Sarah Palin said President Obama didn't have the "cojones" to crack down on illegal immigration. Christine O'Donnell told Chris Coons to get his "man pants" on. And, most famously, Sharron Angle told Harry Reid to "man up."
Use of such language by women is a sign of society advancing. Women show they are just as tough and can mix it up with the men in the rough and tumble world of politics. That, at least, is good.
It's probably no coincidence that the examples above are all from women relatively inexperienced in politics. It's less likely to be Senator Kay Bailey Hutchison telling President Obama he lacks "cojones." Or Speaker of the House Nancy Pelosi telling John Boehner to "man up." Or Secretary of State Hillary "Pantsuits" Clinton telling anyone to put his "man pants" on. All of these strong women have reached a level where their toughness doesn't have to be proven with schoolboy taunts.
Still, the language shows that we aren't (yet) in a gender-neutral world. Toughness is still associated with the masculine words, not the feminine. And women can still make sexist comments whereas that long ago started getting men in trouble.
The reason for the double standard is simply because a double standard still exists in this country regarding women's rights. The double standard is a crutch, like affirmative action. The next step forward, where the electorate frowns on women and men equally for use of sexist language, can't be taken until women and men are respected equally in all aspects of society. We're a long way from that.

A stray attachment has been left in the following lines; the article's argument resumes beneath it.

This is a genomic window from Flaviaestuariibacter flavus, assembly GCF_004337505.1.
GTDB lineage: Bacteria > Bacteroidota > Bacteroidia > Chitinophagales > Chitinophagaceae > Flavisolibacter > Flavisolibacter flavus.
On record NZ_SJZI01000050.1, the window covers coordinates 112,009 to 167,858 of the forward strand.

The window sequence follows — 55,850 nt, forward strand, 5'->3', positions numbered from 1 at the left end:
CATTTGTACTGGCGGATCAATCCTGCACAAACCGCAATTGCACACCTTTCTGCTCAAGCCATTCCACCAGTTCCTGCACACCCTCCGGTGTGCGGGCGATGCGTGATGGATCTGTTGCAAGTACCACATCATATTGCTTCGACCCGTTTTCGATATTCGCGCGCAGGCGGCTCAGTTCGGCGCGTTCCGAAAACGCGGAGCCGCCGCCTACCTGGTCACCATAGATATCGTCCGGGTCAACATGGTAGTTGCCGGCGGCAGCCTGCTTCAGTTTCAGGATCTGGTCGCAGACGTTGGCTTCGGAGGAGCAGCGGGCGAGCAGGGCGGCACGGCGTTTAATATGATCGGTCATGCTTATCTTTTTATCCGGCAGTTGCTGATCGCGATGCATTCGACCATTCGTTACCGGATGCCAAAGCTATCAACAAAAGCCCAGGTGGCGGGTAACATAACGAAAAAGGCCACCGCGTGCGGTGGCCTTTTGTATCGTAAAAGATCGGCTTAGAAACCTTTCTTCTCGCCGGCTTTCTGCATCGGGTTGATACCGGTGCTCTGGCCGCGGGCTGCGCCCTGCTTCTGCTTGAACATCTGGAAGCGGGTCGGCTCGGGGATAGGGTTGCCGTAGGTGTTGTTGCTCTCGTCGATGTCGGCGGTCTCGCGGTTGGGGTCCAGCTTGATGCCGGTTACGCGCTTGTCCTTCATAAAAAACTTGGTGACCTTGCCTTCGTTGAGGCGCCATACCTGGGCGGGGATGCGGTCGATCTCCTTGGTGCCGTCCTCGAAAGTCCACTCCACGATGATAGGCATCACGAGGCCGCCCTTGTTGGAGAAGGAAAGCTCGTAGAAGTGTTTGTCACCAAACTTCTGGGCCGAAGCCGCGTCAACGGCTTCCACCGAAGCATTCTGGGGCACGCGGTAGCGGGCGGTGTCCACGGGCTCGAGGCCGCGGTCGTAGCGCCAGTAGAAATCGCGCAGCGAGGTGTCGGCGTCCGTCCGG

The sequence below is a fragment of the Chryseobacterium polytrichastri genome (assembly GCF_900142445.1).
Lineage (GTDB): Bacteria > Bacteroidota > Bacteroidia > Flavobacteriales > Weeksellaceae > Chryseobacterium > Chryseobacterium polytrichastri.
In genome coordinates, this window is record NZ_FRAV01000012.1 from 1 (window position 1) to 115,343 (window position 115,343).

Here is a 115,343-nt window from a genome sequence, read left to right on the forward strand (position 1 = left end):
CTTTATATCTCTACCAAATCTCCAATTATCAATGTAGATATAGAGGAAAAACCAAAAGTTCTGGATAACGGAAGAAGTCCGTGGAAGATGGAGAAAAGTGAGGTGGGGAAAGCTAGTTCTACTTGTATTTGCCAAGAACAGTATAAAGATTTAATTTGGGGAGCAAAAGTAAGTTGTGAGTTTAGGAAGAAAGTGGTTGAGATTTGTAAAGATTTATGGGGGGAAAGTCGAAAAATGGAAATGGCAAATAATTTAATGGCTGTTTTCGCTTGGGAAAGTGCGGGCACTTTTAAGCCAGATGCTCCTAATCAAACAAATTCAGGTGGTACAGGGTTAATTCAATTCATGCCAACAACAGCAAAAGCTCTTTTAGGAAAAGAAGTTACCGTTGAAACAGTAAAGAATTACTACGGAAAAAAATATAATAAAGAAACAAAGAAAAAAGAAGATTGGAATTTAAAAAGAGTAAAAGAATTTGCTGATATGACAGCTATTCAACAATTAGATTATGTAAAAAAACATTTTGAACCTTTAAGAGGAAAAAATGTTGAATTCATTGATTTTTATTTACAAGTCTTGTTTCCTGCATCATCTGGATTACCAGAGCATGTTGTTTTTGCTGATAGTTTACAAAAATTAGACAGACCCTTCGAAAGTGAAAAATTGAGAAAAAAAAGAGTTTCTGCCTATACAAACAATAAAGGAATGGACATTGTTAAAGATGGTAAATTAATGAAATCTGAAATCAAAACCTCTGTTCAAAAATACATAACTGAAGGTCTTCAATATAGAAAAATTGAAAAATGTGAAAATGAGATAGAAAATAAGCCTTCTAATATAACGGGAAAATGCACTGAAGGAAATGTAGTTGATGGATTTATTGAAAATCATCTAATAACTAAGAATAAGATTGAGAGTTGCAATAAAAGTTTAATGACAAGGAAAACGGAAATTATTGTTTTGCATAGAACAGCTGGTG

The last step forward would be a world where men and women both can freely use colorful language again, not in a sexist way, but in a good-natured way, much like The Daily Show with Jon Stewart cracks jokes about women, blacks and Jews. This works because, and only because, women, blacks and Jews have equal rights on the show. (Recently, there were stories about the second class nature of women among comedy writers on late night television. Whatever truth there may be to the charges causes the jokes to fall flat.) Will the world of politics ever advance enough to take this last step? Maybe someday, but not yet. Today's politicians don't have the balls.